Adelaide Oval wants to bring back canned drinks for football fans, quietly moving to change its liquor license to allow it to sell beer in aluminum cans.
The police union fears canned drinks may be used as missiles
The Oval says the move to cans will reduce waste
The state government will carefully consider the proposal
But the move is being opposed by the South Australian Police Association, which today raised concerns that the decision is a risk to officers patrolling the venue.
Association President Mark Carroll said the sale of canned beer was previously banned after they had been used as projectiles against police.
The Adelaide Oval Stadium Management Authority said selling cans would reduce the amount of litter it has to process and be more environmentally friendly.
But Mr Carroll argues it is a policy that will end up with someone being injured.
“It’s a romantic notion isn’t it, but there’s a reason why aluminum cans have been banned from stadia around Australia and it’s because they can be used as dangerous projectiles that can hurt police, the public, players and officials,” he said.
“This is what’s happened in the past and this is why they were banned in the first place.”
Mr Carroll said trials had recently been implemented at the Melbourne Cricket Ground and at Docklands in Melbourne, which resulted in a woman being injured.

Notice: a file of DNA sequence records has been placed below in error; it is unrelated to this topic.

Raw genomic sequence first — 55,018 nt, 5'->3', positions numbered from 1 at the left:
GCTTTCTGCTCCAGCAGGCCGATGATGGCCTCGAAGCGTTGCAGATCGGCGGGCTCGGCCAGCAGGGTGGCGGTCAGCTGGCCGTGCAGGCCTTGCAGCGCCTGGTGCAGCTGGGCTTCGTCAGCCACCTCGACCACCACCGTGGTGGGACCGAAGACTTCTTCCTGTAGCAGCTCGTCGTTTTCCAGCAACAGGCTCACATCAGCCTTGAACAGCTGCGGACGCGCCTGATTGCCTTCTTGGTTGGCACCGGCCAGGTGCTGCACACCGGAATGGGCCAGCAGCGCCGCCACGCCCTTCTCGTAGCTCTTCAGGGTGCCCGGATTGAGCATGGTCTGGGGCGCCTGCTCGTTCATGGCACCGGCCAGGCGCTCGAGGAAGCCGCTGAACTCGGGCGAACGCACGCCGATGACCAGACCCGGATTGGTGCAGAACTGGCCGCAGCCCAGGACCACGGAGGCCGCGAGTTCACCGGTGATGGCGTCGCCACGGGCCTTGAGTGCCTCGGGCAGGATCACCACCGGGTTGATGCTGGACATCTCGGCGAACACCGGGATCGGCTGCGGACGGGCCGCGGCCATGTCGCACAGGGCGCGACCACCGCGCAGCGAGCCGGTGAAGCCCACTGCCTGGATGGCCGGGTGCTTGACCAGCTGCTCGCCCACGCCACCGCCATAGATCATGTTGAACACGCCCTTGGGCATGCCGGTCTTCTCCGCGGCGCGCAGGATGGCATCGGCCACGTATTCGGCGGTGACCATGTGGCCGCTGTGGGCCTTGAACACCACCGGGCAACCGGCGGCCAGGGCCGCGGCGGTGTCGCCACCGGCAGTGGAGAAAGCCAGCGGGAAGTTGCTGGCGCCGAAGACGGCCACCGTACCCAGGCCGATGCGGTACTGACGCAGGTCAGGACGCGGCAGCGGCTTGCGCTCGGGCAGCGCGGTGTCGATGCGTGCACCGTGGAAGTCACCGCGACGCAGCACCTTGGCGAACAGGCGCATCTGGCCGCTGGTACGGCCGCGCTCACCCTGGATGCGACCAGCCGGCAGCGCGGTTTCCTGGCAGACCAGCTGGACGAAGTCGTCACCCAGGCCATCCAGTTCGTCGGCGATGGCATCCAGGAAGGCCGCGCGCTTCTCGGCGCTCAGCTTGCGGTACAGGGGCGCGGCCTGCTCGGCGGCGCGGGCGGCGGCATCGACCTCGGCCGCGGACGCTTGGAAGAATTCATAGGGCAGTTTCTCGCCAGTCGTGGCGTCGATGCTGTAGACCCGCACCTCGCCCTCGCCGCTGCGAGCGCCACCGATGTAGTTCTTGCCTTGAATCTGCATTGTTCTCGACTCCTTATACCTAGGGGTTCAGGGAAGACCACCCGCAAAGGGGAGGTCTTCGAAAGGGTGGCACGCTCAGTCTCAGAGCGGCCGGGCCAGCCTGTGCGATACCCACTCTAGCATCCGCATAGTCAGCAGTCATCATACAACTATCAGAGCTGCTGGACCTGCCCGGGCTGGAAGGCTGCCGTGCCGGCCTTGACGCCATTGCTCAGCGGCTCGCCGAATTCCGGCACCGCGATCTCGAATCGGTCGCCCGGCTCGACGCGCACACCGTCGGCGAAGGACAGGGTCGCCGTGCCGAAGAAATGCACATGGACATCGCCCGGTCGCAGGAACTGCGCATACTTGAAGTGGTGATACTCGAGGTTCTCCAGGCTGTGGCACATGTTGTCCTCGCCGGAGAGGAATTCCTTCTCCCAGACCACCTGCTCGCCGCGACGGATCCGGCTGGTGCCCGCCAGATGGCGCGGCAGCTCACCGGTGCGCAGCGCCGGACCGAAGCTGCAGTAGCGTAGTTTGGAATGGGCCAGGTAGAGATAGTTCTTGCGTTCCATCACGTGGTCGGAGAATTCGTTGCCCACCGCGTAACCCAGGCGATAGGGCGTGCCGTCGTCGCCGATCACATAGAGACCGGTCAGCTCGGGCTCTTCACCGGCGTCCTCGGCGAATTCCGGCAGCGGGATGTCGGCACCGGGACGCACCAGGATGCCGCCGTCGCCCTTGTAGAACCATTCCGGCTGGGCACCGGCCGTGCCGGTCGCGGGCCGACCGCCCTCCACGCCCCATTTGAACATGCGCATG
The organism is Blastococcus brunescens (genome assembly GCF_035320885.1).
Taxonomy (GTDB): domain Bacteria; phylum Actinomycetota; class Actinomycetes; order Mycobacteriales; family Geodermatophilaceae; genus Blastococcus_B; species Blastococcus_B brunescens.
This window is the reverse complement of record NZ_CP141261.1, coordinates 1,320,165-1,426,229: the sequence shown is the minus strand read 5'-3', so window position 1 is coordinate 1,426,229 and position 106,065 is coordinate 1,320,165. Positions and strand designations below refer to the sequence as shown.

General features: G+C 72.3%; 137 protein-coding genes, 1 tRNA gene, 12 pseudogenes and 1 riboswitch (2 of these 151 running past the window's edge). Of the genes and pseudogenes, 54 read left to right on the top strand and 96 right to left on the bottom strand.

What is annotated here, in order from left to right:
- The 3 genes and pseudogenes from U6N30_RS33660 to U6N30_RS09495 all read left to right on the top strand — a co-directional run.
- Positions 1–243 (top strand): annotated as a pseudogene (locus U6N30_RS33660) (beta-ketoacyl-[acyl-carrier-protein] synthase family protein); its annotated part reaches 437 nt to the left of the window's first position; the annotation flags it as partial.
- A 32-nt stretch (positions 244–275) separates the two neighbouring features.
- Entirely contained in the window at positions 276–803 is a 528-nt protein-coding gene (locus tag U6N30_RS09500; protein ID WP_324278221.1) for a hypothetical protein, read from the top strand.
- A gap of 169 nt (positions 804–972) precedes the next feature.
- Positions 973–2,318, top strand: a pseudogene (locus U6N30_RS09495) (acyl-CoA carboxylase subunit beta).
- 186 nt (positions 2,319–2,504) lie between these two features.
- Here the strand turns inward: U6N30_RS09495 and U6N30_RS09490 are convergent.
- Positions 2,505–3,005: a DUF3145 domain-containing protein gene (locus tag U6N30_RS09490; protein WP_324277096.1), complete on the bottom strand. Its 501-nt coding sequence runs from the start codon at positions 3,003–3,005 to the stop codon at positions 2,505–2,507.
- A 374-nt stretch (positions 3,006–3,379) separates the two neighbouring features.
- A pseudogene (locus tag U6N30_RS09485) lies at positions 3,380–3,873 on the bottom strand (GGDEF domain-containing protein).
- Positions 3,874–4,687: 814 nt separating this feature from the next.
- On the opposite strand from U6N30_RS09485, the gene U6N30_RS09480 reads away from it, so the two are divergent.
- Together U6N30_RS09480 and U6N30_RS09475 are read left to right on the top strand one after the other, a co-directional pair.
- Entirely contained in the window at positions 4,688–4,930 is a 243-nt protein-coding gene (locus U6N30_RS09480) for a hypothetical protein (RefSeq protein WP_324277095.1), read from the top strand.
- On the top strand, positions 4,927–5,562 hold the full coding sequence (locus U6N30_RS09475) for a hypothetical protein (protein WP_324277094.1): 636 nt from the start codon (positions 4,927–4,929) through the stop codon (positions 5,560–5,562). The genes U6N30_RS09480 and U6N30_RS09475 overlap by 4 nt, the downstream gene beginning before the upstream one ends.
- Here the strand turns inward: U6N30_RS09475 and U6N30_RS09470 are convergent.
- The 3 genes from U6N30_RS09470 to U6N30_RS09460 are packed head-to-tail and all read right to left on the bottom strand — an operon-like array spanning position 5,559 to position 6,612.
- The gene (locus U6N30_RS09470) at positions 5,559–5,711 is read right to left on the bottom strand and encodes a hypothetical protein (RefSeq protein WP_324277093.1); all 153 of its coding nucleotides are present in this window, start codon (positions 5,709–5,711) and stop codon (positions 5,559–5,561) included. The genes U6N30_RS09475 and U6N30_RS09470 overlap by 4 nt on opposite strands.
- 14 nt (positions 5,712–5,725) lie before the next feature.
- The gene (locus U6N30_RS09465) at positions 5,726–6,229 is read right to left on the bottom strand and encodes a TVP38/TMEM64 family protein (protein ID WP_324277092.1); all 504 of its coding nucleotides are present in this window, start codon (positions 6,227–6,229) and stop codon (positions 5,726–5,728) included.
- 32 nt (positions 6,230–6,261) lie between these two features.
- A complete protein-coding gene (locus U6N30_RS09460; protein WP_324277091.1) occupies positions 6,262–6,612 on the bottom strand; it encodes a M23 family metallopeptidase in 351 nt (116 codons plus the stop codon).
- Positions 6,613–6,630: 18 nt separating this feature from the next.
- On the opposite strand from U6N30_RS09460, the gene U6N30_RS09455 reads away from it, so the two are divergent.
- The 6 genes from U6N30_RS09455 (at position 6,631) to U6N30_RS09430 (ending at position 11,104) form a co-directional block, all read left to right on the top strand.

“There’s civil action being taken against the stadium in relation to that,” he said.
“I just don’t understand why anyone thinks this is a good idea, it could only have some sort of commercial outcome for the Adelaide Oval Stadium Management Authority.”
The misbehaving minority
SA Best MP Frank Pangallo supported the police association’s concern and has urged the state government to intervene for safety’s sake.
“It’s a crazy idea; the reason that they were removed is because they pose a danger to people in the stadium,” he said.
“You’re placing at risk spectator safety, players on the field, police officers – it makes no sense.”
He said while most football fans are well behaved, changing the policy would create a risk for the minority of fans that may be looking to cause trouble.
“It can cause quite a bit of damage. Banning these missiles would protect people that go to the game… families can still go there and have some enjoyment,” he said.
Mr Pangallo has also questioned whether being more environmentally friendly was really the main reason behind the move.
“I suspect it would be more than that, it may be that they’re negotiating a new deal with sponsors and it would be advantageous for the sponsor to have branding on their product,” he said.
He said he’ll be writing to SA Premier Peter Malinauskas and the Attorney-General asking them to reconsider the policy.
The Premier today responded, saying the state government would examine the evidence to get the decision right.
“This is about making that we’ve got an environmentally appropriate policy in place, this is about making sure that patron safety is right as well and getting that balance right,” he said.
“That’s what we’ll be working to achieve here.”
The Adelaide Oval Stadium Management Authority said the policy was still being considered and it would not be appropriate to comment at this time.